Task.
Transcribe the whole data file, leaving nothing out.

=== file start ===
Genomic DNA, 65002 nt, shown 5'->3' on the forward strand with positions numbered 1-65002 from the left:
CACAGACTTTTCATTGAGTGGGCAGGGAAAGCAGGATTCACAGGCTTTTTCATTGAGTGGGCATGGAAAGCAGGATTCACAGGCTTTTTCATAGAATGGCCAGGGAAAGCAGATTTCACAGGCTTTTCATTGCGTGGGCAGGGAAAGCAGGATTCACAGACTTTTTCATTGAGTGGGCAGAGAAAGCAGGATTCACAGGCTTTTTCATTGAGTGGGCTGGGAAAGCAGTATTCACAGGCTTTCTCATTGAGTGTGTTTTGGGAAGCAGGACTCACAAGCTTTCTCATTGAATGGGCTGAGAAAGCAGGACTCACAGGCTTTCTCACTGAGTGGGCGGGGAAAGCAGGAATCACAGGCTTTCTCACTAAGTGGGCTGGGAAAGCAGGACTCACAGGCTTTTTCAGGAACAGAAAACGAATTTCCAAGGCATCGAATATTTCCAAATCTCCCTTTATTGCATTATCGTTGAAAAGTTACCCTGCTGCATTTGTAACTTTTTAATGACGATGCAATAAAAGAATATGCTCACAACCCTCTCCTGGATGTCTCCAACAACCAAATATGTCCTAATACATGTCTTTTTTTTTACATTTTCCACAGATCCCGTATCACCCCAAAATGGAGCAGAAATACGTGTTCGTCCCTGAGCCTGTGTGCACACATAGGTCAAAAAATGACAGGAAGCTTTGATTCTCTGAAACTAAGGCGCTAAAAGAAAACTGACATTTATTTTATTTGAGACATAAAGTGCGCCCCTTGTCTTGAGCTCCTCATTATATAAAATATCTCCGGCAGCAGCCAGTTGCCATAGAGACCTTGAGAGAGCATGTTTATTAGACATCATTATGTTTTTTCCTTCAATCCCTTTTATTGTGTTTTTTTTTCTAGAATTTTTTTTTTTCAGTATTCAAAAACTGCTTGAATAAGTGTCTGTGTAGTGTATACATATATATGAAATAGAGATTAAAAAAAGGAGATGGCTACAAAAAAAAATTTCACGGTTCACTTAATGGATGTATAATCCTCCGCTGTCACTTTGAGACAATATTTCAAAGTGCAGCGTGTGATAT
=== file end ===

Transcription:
Genomic DNA, 65002 nt, shown 5'->3' on the forward strand with positions numbered 1-65002 from the left:
CACAGACTTTTCATTGAGTGGGCAGGGAAAGCAGGATTCACAGGCTTTTTCATTGAGTGGGCATGGAAAGCAGGATTCACAGGCTTTTTCATAGAATGGCCAGGGAAAGCAGATTTCACAGGCTTTTCATTGCGTGGGCAGGGAAAGCAGGATTCACAGACTTTTTCATTGAGTGGGCAGAGAAAGCAGGATTCACAGGCTTTTTCATTGAGTGGGCTGGGAAAGCAGTATTCACAGGCTTTCTCATTGAGTGTGTTTTGGGAAGCAGGACTCACAAGCTTTCTCATTGAATGGGCTGAGAAAGCAGGACTCACAGGCTTTCTCACTGAGTGGGCGGGGAAAGCAGGAATCACAGGCTTTCTCACTAAGTGGGCTGGGAAAGCAGGACTCACAGGCTTTTTCAGGAACAGAAAACGAATTTCCAAGGCATCGAATATTTCCAAATCTCCCTTTATTGCATTATCGTTGAAAAGTTACCCTGCTGCATTTGTAACTTTTTAATGACGATGCAATAAAAGAATATGCTCACAACCCTCTCCTGGATGTCTCCAACAACCAAATATGTCCTAATACATGTCTTTTTTTTTACATTTTCCACAGATCCCGTATCACCCCAAAATGGAGCAGAAATACGTGTTCGTCCCTGAGCCTGTGTGCACACATAGGTCAAAAAATGACAGGAAGCTTTGATTCTCTGAAACTAAGGCGCTAAAAGAAAACTGACATTTATTTTATTTGAGACATAAAGTGCGCCCCTTGTCTTGAGCTCCTCATTATATAAAATATCTCCGGCAGCAGCCAGTTGCCATAGAGACCTTGAGAGAGCATGTTTATTAGACATCATTATGTTTTTTCCTTCAATCCCTTTTATTGTGTTTTTTTTTCTAGAATTTTTTTTTTTCAGTATTCAAAAACTGCTTGAATAAGTGTCTGTGTAGTGTATACATATATATGAAATAGAGATTAAAAAAAGGAGATGGCTACAAAAAAAAATTTCACGGTTCACTTAATGGATGTATAATCCTCCGCTGTCACTTTGAGACAATATTTCAAAGTGCAGCGTGTGATAT